Five Shortcuts to Find New Customers: Prospecting Made Quick and Easy

Five Shortcuts to Find New Customers: Prospecting Made Quick and Easy

If you’re new in your territory or sell a new product line, you need lots of new customers, fast. If you have an established customer base, you need new ones to replace the customers who stop buying. Read on to learn five shortcuts to finding new customers easily and profitably.

Shortcut One: Identify Your Best Prospects

Figure out — in detail — the characteristics of your best prospect to identify who to target. To get you started, answer these questions:

  • What is their role in the organization?
  • What job titles do they hold?
  • What is their average age?
  • Is there more of one gender or another?
  • What outcome do they need that your product will deliver?
  • What are they paying now to get that outcome?
  • What would it be worth to get a better outcome or a less expensive outcome?
  • What would it cost if they did nothing?
  • What are the problems you can eliminate that they face getting that outcome?
  • What is the biggest pain that they have with their current vendor?
  • What can you help them do that they can’t do today?
  • What motivates them to make a decision?
  • How do they keep their job?

This last question is most important because it is often your buyer’s driving motivation. In general, people are first interested in doing things that ensure job security.

Shortcut Two: Create a Powerful Conversation Starter

Most sales pros call this an elevator pitch. In reality, nothing has ever been sold in an elevator except in Las Vegas.

I prefer the term “conversation starter” because that’s what you want to do. Your goal is to grab their attention and book a meeting to move to the next step in the sale.

The best conversation starters focus on the benefits to your best prospect and tap right into their driving motivation.

A well-crafted conversation starter will make a qualified prospect say, “Tell me more!”

These phrases don’t get into the “how” of what you’re selling, but start with the “what” and “why” of your offering. Lead with the need, not the product.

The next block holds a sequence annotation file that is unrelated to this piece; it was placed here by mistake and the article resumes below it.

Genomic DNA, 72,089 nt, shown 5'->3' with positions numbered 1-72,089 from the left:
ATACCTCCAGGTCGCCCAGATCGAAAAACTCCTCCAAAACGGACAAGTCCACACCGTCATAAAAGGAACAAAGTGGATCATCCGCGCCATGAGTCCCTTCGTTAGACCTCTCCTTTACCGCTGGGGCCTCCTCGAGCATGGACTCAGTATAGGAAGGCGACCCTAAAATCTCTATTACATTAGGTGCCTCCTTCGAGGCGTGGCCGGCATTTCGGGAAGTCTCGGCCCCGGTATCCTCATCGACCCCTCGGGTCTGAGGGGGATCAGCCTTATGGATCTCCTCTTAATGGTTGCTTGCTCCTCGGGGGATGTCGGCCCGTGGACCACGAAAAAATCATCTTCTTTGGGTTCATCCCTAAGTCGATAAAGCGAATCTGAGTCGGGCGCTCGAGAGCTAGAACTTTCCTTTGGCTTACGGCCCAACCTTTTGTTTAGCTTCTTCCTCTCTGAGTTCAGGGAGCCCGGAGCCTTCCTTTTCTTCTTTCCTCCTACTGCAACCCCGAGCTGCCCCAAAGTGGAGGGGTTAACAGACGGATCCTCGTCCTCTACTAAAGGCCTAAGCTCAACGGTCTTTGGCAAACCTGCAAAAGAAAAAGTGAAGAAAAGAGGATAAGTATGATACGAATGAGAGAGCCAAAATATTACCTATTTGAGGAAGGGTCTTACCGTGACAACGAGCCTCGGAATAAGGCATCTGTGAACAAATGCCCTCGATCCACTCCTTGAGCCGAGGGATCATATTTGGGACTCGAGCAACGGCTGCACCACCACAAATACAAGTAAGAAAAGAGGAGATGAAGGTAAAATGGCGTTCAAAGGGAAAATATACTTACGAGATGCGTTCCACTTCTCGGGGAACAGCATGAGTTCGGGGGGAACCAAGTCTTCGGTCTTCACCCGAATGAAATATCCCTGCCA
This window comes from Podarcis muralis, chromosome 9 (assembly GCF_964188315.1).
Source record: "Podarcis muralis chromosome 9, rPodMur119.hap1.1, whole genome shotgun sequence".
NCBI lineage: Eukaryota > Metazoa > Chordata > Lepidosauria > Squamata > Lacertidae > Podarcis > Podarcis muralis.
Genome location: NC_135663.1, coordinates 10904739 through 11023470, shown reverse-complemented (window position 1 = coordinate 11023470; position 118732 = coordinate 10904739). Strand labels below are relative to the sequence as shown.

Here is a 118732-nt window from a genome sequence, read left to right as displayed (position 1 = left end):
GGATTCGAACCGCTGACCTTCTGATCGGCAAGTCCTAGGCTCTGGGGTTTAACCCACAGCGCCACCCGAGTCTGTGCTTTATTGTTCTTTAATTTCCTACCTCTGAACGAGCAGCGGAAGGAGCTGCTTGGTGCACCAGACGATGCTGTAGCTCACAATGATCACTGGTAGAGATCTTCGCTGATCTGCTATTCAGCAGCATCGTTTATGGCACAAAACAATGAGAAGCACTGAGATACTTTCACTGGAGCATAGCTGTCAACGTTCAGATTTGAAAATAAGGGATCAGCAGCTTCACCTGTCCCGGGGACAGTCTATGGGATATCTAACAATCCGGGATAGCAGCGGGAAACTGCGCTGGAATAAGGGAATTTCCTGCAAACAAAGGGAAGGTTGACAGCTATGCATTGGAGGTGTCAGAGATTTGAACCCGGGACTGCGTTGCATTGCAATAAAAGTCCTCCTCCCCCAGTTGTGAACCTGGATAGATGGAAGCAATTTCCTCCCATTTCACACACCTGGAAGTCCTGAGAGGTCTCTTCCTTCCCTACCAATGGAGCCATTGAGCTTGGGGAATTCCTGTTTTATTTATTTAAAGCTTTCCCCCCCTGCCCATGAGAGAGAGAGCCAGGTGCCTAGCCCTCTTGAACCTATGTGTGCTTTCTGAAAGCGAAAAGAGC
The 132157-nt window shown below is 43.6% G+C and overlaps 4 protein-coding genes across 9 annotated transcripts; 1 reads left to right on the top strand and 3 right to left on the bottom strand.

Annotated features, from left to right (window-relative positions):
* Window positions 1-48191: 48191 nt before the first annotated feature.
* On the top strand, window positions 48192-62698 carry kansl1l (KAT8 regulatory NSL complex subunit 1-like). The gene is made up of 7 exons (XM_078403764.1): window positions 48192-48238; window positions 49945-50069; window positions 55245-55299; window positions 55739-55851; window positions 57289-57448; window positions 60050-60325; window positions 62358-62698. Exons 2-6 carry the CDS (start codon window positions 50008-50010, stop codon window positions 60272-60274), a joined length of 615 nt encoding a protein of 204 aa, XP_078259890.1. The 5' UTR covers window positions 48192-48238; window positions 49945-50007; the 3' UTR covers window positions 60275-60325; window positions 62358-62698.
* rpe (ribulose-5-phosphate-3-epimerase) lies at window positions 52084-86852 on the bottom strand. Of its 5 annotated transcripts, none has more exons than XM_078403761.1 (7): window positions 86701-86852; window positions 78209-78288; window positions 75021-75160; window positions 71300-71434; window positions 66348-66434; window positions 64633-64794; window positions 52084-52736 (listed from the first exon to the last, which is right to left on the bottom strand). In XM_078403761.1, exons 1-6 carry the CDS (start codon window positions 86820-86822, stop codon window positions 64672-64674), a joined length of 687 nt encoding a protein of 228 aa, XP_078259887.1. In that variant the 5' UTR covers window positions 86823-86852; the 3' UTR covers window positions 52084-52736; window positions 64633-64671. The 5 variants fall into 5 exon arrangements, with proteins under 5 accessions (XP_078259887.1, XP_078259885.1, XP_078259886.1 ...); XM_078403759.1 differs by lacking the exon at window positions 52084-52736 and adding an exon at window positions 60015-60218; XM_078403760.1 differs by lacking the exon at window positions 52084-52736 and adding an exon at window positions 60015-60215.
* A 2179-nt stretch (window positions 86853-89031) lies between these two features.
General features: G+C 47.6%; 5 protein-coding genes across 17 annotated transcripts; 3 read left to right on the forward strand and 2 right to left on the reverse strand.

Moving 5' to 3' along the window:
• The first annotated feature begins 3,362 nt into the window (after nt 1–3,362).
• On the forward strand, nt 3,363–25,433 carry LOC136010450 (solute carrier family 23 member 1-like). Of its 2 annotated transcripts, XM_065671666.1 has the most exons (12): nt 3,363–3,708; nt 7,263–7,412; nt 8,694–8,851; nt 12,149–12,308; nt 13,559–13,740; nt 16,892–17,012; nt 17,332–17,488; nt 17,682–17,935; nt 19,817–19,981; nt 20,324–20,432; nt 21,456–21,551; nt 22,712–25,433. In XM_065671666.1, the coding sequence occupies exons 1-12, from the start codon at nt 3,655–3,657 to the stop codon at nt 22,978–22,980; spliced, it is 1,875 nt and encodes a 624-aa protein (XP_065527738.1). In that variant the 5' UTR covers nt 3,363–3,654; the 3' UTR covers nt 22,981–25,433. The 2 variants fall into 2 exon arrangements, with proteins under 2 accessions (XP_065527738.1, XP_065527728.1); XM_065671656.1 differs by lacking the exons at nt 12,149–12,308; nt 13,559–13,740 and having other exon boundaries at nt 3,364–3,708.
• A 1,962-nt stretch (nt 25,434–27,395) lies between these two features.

For example, if you want to sell desktop virtualization to an IT director (this is a way to provide PC functionality on a mobile device, like a tablet or netbook), use a conversation starter like this:

“You know that desktop virtualization is gaining popularity and there are lots of reasons why. You know that it’s just a matter of time before you bring it into your shop.”

“What if I could show you a way to evolve to desktop virtualization using what you have right now. And it won’t cost you any more than what you’re spending. If in fact, it will probably cost less.”

“And what if you could increase your up-time and security, and decrease the amount of support required by your users. What would that mean to you and your organization?”

This conversation starter highlights the benefits that IT directors want most.

Shortcut Three: Ask Everyone, “Who can you think of…”

Start by calling everyone on in your contact list — or in your cell phone directory – and ask, “I’m looking for people who want to [your benefits and outcome]. Who can you think of that would find this valuable?”

If they can’t think of any one, say, “That’s fine. When you think of someone in the next day, would you please let me know?”

When they have someone in mind, say, “Great! What’s the best way for me to connect with them? Would you introduce us?”

You can use this short cut with everyone you meet, even with prospects that end up choosing not to buy from you.

Shortcut Four: Don’t Qualify, Disqualify

You only want to spend time talking with people who care about the outcome that you’re selling. Ignore everybody else.

Most salespeople attempt to qualify a prospect by asking if they are part of a decision making team. The problem here is that almost everyone will claim to be on the decision making team, whether they are or not. This is not a shortcut.

Identify the decision maker with the question, “How do you plan and budget for [your product in action]?”

For example, to continue the scenario above, ask, “How do you plan and budget for your virtual desktop [product] deployment [in action]?”

Most people will say, “That’s not my job!”

Perfect! They are disqualified and you don’t waste their time — nor yours.

Ask, “Who is responsible for that?” They’ll tell you, with no reservations.

This shortcut has just taken you directly to the strategic decision maker because planning and budgeting are strategic behaviors.

Shortcut Five: Just Ask

After you’ve asked the strategic decision maker, “How do you plan and budget…” follow up with, “How would you like that to change?

Their answer is your shortcut to the immediate sales opportunity. If you can help them what they want to change, they are likely to be motivated to make that change sooner instead of later.

It’s possible that that’s all you need to do to find a good prospect.

Let’s have a conversation about growing your business through strategic planning, marketing plans, executive coaching, and customer acquisition systems. Find a mutually agreeable time at MarksSchedule.com or contact me.

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